Tuesday, February 17, 2015

The tragedy of St.Valentine's Day

It is not really clear to me why this is, but it seems to be very much the case:
Introverted people are often perceived not to have feelings. To be devoid of emotion.


So when once in a blue moon, an introverted person shows some emotion, everyone gets a surprise. :-)
Yes, the problem is, when Mr.or Ms. Introversion decides to let rip, it is usually akin to a volcanic eruption. :-)


I remember when I was a child, a teacher at school asked me, 'why are you Catholic?'
Given that it was a Catholic school, I felt justified in answering, 'cos everyone around me is'.
Looking back, that was quite a lame answer.


Why a religion?
Nowadays, in accordance with my new-found Red Pill faith, I would answer differently:


'Religion provides a good infrastructure for 'reframing'.'
'Cos this is one of the skills of life. One we all badly need in this modern world, I believe.


Over the course of blogging, I have come to notice that some commenters take on certain personas which is unique to them, and forge a relationship with the blogger based on this unique persona. It is quite an entertaining phenomenon. :-)
I notice this sort of interaction between blogger and commenter on almost every blog I visit, so I know this is of course not unique to this blog.


Speaking of commenters, I would just like to say that newcomer Mortan has brought me many great insights via his visit to the MGTOW post. In particular, his words about the phenomenon that is 'contentment' has prompted me to look into this further. I was going to post about this...


But as is usual with me, I got distraced by a comment from someone else.
This someone else is 'Live Free or Die'.


LFOD has, I think, assumed the role of 'court jester' here. My reaction to his comments tend to range from something between 'yeah, whatever, mate' in response to his boundary-pushing hyperbole, to 'oh no, he didn't just say that!' in response to his more outlandishly outrageous posts (Answer being, of course, yes he did just say that). :-)


Exchanging friendly fire is good for the soul, or something to that effect. :-)
I welcome commenters like LFOD, because I realise that I learn a lot from them. Not to talk of incredibly entertaining.


This latest comment, however, from LFOD, unleashed an emotion in me that I did not really expect to feel.


"Happy MGTOW Day everyone!

No dinners bought today.
No jewelry bought today.
No flowers bought today.
No chocolate bought today.
No wine bought today.
No cards bought today.

No obligations to anyone or anything.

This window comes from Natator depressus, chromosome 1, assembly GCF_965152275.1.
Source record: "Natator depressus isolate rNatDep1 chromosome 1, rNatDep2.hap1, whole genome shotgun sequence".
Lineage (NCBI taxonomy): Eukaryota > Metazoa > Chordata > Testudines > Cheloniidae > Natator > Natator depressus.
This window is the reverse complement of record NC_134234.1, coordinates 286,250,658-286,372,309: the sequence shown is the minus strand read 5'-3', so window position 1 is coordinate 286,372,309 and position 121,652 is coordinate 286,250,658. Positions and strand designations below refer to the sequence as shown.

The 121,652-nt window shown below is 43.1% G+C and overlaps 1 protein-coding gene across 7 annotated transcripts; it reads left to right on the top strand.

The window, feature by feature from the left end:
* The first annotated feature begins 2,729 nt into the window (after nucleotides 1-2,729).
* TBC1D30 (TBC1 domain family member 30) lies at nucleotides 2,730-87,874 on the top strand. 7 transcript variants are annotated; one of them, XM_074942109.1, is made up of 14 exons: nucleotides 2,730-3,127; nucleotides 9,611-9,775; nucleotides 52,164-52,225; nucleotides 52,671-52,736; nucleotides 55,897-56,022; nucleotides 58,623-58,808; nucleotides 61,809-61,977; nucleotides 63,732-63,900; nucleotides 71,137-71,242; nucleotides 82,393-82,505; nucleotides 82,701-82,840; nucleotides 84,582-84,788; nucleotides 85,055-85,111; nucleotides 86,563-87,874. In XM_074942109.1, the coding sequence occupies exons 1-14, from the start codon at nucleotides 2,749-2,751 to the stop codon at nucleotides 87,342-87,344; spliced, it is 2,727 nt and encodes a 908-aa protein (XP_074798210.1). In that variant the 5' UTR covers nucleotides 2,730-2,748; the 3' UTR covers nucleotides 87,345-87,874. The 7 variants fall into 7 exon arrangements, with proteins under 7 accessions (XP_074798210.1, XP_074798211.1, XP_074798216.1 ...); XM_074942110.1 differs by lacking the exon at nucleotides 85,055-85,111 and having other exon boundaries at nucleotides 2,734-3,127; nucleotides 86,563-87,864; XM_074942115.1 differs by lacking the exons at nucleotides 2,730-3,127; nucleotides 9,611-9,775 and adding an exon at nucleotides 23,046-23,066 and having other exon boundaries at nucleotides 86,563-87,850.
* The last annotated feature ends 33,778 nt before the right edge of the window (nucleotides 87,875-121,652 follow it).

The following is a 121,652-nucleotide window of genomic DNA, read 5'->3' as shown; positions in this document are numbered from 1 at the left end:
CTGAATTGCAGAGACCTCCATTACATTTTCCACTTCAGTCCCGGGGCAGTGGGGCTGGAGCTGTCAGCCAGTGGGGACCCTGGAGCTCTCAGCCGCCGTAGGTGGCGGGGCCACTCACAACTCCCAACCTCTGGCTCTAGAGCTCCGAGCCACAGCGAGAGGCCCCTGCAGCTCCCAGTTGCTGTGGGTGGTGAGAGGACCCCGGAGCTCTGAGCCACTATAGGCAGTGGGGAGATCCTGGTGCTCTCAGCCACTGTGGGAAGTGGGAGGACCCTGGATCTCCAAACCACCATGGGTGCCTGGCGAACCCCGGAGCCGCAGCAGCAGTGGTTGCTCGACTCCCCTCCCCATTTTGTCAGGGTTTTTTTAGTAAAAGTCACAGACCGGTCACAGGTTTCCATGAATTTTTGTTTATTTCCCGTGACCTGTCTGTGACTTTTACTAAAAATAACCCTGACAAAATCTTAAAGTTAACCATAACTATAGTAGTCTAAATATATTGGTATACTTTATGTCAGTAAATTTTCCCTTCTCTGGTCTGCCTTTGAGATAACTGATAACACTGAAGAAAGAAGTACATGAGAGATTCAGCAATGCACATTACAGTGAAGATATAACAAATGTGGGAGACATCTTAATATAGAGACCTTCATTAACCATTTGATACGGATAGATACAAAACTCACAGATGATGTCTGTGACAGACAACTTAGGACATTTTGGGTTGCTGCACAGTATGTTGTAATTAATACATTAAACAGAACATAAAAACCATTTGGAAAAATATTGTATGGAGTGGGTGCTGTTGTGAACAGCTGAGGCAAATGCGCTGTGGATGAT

Live Free or Die!"



I was just about to (robot-style) respond (with my usual attitude) to him:
'Happy MGTOW Day to you too, LFOD. Enjoy.'
But something stopped me.
I thought, not this time.


This whole post is of course unsolicited.
But that's just it. No-one wants to ask for this sort of rant from a stranger. :-)


This is not personal to LFOD. In fact, from this point onwards, let's all have a frank discussion about this, only referring to LFOD where absolutely necessary.


Back to childhood...
Back to the playground:
Boy A has a scuffle with Boy B and ends up 'winning' Boy B's shirt. Boy A tries on Boy B's shirt and finds it doesn't fit. Boy A then sulks off to another child, let's say, a girl, and complains to her that Boy B's shirt doesn't fit.
She doesn't get it. To his constant reminders that he won the shirt 'fair and square', all she can say is, 'but it's not yours! Wouldn't it be better if you returned Boy B's shirt to Boy B and you just wear your own shirt?'
The girl does not get it because perhaps she is not meant to. She doesn't understand the complex rules by which Boy A and Boy B are playing.


But this girl does. Which is why she feels the raw emotion of deep sadness. In typical exaggerated hyperbole (to resort to tautology!) she would call it a tragedy.


Yes, Boy B is analogous to mainsteam media/current culture/feminism/whatever. Boy A and the girl need no introduction, I hope.


Why would anyone take on the views of someone else and whine to a third party that it does not sit well with them?
Who told LFOD that Valentine's Day is all about wining and dining a lady and bringing her flowers, chocolate and diamonds?


And more importantly, why did he buy into this harmful piece of information?
To conform?
To comply?
Because he had no other solution?


But there is always another solution.


Some people know when the are being taken for a ride. They shrug their shoulders and go along for the ride anyway. Others in the same boat have no idea what's happening...until...they finally wake up... when the vehicle they are in...crashes.


Someone won the booby prize (considering it was won from Mama Feminism, this is not a bad pun!) and now doesn't like his winnings.
Someone should give back the shirt that doesn't fit. It is not his. It will never fit.




St. Valentine's Day is a religious festival. Like Christmas, or Easter, or the feast of Ss. Peter and Paul.
It was never meant to be hijacked by our materialistic society for the gains of chocolate makers or florists.